The SMB Market—Quick Reference Guide To Winning

Last week I wrote about The SMB Market: the one that is difficult to win, but too large to ignore. My main claim was that SMB spending on IT is about to cross large enterprise spending, but very few companies are successful in winning this market. This phenomenon leads to a very scattered market, led by thousands of different vendors and lacking economies of scale. Take the Business management (AKA ERP): If you add Microsoft Dynamics, Sage, SAP and Netsuite, you will get to about 20% of market coverage. Who has the rest? Others. Who are those others? Many thousands of small to tiny companies that found a way to make a living out of selling a local or micro vertical business management software. Their customers may enjoy personal service and high fit for their needs, but they would not enjoy state of the art technology and the reliability of a large company.

 

The hardware space looks much different. In just about any survey you read, these two names are coming along strong as SMB market leaders in their spaces. These are two companies with a sound SMB strategy: Dell with its direct and efficient model (cut the middleman is an alltime SMB favorite) and Cisco with the smart separation of its business, keeping the Linksys unit as the SMB and consumer brand and Cisco as the enterprise brand.

Whether your business is a behemoth or an agile startup, if you are selling to the enterprise and now you want to sell to small businesses, you have to start thinking differently. Here are some ideas to get you started:

  • Build an SMB unit—This is absolutely the most important advice: build a dedicated unit that will report directly to the CEO, even if it starts very small. You’ve got to have a team of people who will wake up in the morning and will think about how to win the SMB space. People who will cheer every time they close a $5,000 deal. People who will visit only SMB customers, read only SMB surveys, subscribe to Inc magazine and read the e-myth revisited.

  • Defend your SMB unit—Don’t let large enterprise crawl in. SMB is a long-term strategy that builds itself by selling one small deal at a time. Don’t be tempted to borrow people from the SMB unit for other needs. It will start as a one-time loan and end up as a permanent habit that will kill your unit momentum.

  • Find a leader with SMB DNA—notice I have chosen DNA over experience: SMB experience is very helpful but not enough. You are looking for a leader who really loves SMB, thinks SMB, and understands how an SMB works from the inside. You are looking for someone who will peek behind the scenes when you go together to the corner cafe and will be able to describe how an SMB operates from the inside. Here is an easy interview question: ask your candidate to tell you about the last three visits he made to an SMB customer and look for two things: level of details and level of excitement. If your candidate is high on both, there are good chances he or she got the right SMB wiring.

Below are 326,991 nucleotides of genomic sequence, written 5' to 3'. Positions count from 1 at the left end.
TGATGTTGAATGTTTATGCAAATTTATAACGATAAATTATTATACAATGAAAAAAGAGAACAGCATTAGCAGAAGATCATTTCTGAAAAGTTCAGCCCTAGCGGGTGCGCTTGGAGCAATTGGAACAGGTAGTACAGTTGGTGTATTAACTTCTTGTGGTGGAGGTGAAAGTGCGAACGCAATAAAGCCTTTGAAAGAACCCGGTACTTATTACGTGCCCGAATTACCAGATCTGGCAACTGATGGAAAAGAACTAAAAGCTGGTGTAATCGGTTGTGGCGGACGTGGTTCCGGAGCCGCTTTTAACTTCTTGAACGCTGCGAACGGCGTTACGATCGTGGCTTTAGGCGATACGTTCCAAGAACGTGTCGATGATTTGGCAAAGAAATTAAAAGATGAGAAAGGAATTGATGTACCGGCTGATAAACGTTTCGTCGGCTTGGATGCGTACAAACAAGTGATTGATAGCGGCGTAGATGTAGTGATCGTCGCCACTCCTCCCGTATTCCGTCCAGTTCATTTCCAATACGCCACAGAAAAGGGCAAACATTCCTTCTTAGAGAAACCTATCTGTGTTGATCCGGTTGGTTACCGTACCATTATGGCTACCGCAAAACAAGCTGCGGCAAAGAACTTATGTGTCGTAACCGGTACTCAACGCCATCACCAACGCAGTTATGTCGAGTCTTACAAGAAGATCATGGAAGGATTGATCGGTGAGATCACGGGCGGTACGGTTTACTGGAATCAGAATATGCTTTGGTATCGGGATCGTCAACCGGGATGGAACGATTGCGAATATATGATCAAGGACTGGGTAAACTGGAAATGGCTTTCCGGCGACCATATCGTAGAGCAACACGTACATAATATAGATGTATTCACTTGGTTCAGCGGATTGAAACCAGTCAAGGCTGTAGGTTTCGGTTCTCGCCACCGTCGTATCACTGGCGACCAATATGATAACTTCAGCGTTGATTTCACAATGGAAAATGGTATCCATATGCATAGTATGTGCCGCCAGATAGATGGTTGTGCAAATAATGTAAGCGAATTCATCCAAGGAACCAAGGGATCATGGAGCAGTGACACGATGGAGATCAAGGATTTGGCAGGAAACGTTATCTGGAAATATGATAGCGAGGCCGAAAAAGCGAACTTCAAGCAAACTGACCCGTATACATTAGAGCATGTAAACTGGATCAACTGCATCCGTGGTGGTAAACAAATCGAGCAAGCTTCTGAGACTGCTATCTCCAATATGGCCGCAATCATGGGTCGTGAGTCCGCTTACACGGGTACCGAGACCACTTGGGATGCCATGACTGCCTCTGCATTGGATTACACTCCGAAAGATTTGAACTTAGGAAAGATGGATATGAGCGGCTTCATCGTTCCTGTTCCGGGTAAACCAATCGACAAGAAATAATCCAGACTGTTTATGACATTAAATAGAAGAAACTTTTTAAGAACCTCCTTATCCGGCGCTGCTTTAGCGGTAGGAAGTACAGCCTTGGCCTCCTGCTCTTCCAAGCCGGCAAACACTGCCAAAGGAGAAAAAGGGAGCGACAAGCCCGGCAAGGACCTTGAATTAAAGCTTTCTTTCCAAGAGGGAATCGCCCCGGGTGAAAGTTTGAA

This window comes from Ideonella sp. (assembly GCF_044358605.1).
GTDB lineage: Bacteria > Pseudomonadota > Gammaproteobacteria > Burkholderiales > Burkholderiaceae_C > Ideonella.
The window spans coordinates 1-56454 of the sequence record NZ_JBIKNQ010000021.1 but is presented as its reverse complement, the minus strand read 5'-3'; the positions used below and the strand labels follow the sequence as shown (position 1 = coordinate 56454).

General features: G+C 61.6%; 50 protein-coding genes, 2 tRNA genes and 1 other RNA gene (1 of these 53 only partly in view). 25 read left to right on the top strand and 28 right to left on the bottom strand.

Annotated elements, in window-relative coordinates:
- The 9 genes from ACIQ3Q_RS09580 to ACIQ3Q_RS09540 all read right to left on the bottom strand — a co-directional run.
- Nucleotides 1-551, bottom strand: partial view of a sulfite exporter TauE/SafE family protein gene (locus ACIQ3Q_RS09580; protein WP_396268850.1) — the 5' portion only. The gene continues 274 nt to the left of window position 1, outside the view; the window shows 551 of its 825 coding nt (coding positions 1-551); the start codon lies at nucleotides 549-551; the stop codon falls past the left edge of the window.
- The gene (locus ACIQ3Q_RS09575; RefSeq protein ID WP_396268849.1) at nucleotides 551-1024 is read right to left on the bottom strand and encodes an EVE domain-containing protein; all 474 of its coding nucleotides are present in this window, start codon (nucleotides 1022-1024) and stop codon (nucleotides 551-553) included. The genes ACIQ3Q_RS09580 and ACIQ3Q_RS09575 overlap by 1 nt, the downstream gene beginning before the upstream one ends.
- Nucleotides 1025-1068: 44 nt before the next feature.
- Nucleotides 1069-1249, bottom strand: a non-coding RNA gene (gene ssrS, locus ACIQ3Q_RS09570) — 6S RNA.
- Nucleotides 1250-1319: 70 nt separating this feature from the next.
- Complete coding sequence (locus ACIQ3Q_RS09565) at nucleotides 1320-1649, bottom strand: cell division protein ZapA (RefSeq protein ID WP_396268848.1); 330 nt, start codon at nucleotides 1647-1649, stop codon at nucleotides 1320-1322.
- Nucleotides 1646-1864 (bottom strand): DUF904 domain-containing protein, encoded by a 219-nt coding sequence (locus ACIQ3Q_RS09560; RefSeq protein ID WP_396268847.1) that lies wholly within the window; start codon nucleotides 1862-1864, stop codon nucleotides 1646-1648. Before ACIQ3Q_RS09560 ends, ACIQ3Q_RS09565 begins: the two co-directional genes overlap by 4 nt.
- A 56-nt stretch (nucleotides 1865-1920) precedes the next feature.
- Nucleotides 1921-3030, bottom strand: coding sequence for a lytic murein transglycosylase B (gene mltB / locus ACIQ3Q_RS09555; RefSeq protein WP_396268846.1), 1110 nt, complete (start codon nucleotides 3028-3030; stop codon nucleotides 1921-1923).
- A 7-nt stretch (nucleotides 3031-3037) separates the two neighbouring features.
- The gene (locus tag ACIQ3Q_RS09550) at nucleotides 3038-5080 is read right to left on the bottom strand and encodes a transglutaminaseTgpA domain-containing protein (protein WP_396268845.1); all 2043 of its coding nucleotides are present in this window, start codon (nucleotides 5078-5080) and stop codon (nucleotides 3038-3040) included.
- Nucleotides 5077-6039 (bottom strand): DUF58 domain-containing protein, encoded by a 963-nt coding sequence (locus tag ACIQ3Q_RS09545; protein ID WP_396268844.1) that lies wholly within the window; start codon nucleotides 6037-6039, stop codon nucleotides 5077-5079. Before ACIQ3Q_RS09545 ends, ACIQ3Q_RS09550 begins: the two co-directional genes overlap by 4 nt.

• Don’t downgrade—SMB requires new thinking, so don’t downgrade products, services or processes to work in the SMB environment. Think new and fresh, and design new products and processes for your SMB customers. Base the offerings on what they want, not on what you happen to have. Only then go back to your resources pool and see if you can base your new product on what you already have.

  • Think whole product—Another common SMB mistake is to think only about the core product. Say you build a product from scratch and it is a great fit for small businesses in the retail industry. What you didn’t do was ensure that the product comes with training materials that are SMB appropriate. As a result, your customers will have to buy expensive services to implement the product, and the overall experience will move from being speedy and pleasant to long and cumbersome. It is like comparing Amazon to e-commerce in China: you buy online but pay in cash to a delivery boy on a bike that will keep coming until he finds you at home, so delivery will take 2 weeks or 2 months. Who knows? The purchase experience may be great, but delivery and payment kills the pleasant buying experience.

  • Don’t outsource SMB marketing to your global marketing organization—Even companies that build SMB units tend to provide the unit with central services like marketing. Try to avoid it as much as you can. While your marketing organization should create the general guidance and brand strategy, and should act as a partner to dedicated SMB marketing people.

Last but not least (I am in Germany now and last but not least is the favorite phrase here): take it seriously. You can’t win in anything without giving it a real try. Winning the SMB market is no different. If you do it, drive fast with 100% commitment and not as a by-product of your enterprise product.

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The SMB Market—Quick Reference Guide To Winning

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